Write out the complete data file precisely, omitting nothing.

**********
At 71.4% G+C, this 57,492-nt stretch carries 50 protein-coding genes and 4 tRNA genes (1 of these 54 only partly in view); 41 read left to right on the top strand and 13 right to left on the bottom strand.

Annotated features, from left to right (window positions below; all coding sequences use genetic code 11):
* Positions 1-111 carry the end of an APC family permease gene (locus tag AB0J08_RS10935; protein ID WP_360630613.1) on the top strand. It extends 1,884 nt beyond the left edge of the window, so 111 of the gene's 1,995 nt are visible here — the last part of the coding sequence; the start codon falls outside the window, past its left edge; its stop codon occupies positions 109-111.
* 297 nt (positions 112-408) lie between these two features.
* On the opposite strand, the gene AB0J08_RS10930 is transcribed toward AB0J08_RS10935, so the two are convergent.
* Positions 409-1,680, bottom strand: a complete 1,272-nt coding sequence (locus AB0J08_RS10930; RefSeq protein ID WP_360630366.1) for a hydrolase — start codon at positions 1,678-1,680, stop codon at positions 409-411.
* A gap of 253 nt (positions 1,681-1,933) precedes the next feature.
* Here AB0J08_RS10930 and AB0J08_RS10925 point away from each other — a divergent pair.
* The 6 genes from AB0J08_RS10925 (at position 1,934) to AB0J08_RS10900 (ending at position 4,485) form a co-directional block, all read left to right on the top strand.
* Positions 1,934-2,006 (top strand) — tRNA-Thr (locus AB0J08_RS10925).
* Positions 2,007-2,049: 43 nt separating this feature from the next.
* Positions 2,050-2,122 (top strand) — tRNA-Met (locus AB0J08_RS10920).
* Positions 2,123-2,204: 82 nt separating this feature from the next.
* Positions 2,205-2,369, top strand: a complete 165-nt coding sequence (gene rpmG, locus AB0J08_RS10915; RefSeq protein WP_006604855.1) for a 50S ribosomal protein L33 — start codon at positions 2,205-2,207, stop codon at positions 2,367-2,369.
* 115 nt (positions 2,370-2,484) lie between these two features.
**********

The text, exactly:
At 71.4% G+C, this 57,492-nt stretch carries 50 protein-coding genes and 4 tRNA genes (1 of these 54 only partly in view); 41 read left to right on the top strand and 13 right to left on the bottom strand.

Annotated features, from left to right (window positions below; all coding sequences use genetic code 11):
* Positions 1-111 carry the end of an APC family permease gene (locus tag AB0J08_RS10935; protein ID WP_360630613.1) on the top strand. It extends 1,884 nt beyond the left edge of the window, so 111 of the gene's 1,995 nt are visible here — the last part of the coding sequence; the start codon falls outside the window, past its left edge; its stop codon occupies positions 109-111.
* 297 nt (positions 112-408) lie between these two features.
* On the opposite strand, the gene AB0J08_RS10930 is transcribed toward AB0J08_RS10935, so the two are convergent.
* Positions 409-1,680, bottom strand: a complete 1,272-nt coding sequence (locus AB0J08_RS10930; RefSeq protein ID WP_360630366.1) for a hydrolase — start codon at positions 1,678-1,680, stop codon at positions 409-411.
* A gap of 253 nt (positions 1,681-1,933) precedes the next feature.
* Here AB0J08_RS10930 and AB0J08_RS10925 point away from each other — a divergent pair.
* The 6 genes from AB0J08_RS10925 (at position 1,934) to AB0J08_RS10900 (ending at position 4,485) form a co-directional block, all read left to right on the top strand.
* Positions 1,934-2,006 (top strand) — tRNA-Thr (locus AB0J08_RS10925).
* Positions 2,007-2,049: 43 nt separating this feature from the next.
* Positions 2,050-2,122 (top strand) — tRNA-Met (locus AB0J08_RS10920).
* Positions 2,123-2,204: 82 nt separating this feature from the next.
* Positions 2,205-2,369, top strand: a complete 165-nt coding sequence (gene rpmG, locus AB0J08_RS10915; RefSeq protein WP_006604855.1) for a 50S ribosomal protein L33 — start codon at positions 2,205-2,207, stop codon at positions 2,367-2,369.
* 115 nt (positions 2,370-2,484) lie between these two features.